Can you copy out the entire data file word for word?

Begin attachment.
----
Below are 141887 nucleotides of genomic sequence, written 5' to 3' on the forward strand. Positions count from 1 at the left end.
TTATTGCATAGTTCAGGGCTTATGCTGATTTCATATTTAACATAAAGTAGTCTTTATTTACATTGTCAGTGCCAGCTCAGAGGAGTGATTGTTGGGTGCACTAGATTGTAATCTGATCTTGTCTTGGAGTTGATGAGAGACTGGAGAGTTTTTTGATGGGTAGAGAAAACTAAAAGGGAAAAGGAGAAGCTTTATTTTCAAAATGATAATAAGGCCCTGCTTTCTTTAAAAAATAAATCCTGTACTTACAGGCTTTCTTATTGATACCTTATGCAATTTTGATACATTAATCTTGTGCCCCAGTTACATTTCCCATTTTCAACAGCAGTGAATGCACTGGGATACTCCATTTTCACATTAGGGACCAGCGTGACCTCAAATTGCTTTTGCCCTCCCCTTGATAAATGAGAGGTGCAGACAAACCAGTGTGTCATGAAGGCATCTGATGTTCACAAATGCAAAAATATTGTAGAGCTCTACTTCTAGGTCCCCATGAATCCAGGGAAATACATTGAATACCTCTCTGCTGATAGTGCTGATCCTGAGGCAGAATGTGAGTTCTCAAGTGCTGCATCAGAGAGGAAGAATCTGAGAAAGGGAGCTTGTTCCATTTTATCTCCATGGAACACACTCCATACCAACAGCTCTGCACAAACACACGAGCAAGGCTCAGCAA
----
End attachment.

Below are 141887 nucleotides of genomic sequence, written 5' to 3' on the forward strand. Positions count from 1 at the left end.
TTATTGCATAGTTCAGGGCTTATGCTGATTTCATATTTAACATAAAGTAGTCTTTATTTACATTGTCAGTGCCAGCTCAGAGGAGTGATTGTTGGGTGCACTAGATTGTAATCTGATCTTGTCTTGGAGTTGATGAGAGACTGGAGAGTTTTTTGATGGGTAGAGAAAACTAAAAGGGAAAAGGAGAAGCTTTATTTTCAAAATGATAATAAGGCCCTGCTTTCTTTAAAAAATAAATCCTGTACTTACAGGCTTTCTTATTGATACCTTATGCAATTTTGATACATTAATCTTGTGCCCCAGTTACATTTCCCATTTTCAACAGCAGTGAATGCACTGGGATACTCCATTTTCACATTAGGGACCAGCGTGACCTCAAATTGCTTTTGCCCTCCCCTTGATAAATGAGAGGTGCAGACAAACCAGTGTGTCATGAAGGCATCTGATGTTCACAAATGCAAAAATATTGTAGAGCTCTACTTCTAGGTCCCCATGAATCCAGGGAAATACATTGAATACCTCTCTGCTGATAGTGCTGATCCTGAGGCAGAATGTGAGTTCTCAAGTGCTGCATCAGAGAGGAAGAATCTGAGAAAGGGAGCTTGTTCCATTTTATCTCCATGGAACACACTCCATACCAACAGCTCTGCACAAACACACGAGCAAGGCTCAGCAA